Travel News

How to spot a travel scam on social media – and avoid losing hundreds of pounds

Simon Calder’s Travel

Criminals are targeting frustrated travellers on social media by setting up scam airline accounts and pretending to offer help.

As The Independent first revealed in 2022, villains mainly based in East Africa are seeking to cash in on travellers’ complaints to airlines and holiday companies.

So prolific have the attempts to steal money become that one easyJet passenger who complained on X (formerly Twitter) about a baggage issue was contacted by 10 scam accounts.

When and how did they start? How do the scammers lure their victims? What is the end game that results in airline passengers and holidaymakers unwittingly sending cash to the villains? And how can you avoid them?

These are the key questions and answers.

What’s the problem?

Scammers intent on stealing money from unhappy travellers are running wild on social media. They take advantage of frustrated airline passengers and holidaymakers who go on to platforms such as X (formerly Twitter) in a bid to get a response on travel issues.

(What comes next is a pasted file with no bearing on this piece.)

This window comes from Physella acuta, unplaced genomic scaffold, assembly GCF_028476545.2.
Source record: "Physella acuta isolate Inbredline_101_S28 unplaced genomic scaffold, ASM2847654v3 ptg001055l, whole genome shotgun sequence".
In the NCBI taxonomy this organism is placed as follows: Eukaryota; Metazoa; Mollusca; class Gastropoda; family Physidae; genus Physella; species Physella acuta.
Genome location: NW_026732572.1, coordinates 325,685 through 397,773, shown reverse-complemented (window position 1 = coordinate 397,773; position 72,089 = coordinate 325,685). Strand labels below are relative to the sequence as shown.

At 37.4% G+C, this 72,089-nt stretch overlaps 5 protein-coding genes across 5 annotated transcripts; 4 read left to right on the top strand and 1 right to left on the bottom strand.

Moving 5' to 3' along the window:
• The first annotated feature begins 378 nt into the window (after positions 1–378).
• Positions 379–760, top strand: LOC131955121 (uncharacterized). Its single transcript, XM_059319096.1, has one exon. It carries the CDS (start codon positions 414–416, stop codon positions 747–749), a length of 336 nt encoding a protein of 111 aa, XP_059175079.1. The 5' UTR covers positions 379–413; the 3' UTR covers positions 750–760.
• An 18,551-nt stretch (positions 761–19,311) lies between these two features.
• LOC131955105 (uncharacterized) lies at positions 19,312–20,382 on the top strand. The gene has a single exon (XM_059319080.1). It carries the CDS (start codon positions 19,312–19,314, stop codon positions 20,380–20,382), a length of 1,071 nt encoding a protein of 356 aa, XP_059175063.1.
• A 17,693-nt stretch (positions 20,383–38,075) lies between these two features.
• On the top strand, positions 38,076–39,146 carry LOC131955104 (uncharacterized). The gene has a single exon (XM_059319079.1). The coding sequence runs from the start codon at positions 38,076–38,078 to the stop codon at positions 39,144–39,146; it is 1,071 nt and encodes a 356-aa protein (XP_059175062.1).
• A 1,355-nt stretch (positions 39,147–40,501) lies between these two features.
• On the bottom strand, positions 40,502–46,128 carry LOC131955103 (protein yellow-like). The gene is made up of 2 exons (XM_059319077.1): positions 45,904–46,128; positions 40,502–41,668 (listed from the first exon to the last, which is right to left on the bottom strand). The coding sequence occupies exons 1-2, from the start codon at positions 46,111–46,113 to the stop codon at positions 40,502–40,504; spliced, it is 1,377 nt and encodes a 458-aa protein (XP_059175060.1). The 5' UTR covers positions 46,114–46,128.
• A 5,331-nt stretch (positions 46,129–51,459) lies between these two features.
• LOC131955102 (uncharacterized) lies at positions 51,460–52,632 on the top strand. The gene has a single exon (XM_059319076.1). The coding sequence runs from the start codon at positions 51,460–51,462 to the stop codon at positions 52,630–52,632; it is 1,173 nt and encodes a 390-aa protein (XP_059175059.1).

The criminals set up “imposter” accounts that bear a passing resemblance to the official site. Typical scam accounts include:

  • @easyJet_easy_
  • @CareBritish
  • Seen Dolye CEO British Airways (BA’s chief executive is Sean Doyle)

The villains’ aim is to persuade innocent travellers to contact them so that an elaborate series of lies can be told and hundreds of pounds extracted while the passenger fondly believes they are being “helped”.

When and how did it start?

The scammers’ opportunities began as travel restarted after Covid. With maximum pressure on an industry that was on its knees, many things went wrong – from lost baggage to flights cancelled on an industrial scale.

Fraudsters saw the opportunity to cash in on passengers’s frustrations. In an early case The Independent looked at, a British Airways passenger living in Mexico, whose bag had failed to appear at New York JFK, was told their bag had mysteriously been flown from a different NYC airport, La Guardia, to Dallas-Fort Worth.

Someone calling himself “Martin from BA” wrote on Twitter that the luggage could be recovered – but only if the passenger transferred 22,458 Kenyan shillings (£150) to a person living in Nakuru, Kenya.

That is not a normal request from a UK airline about baggage that is supposedly in the US and belongs to a Mexican passenger.

How does the scam work?


Click Here to Read the Full Original Article at The Independent Travel…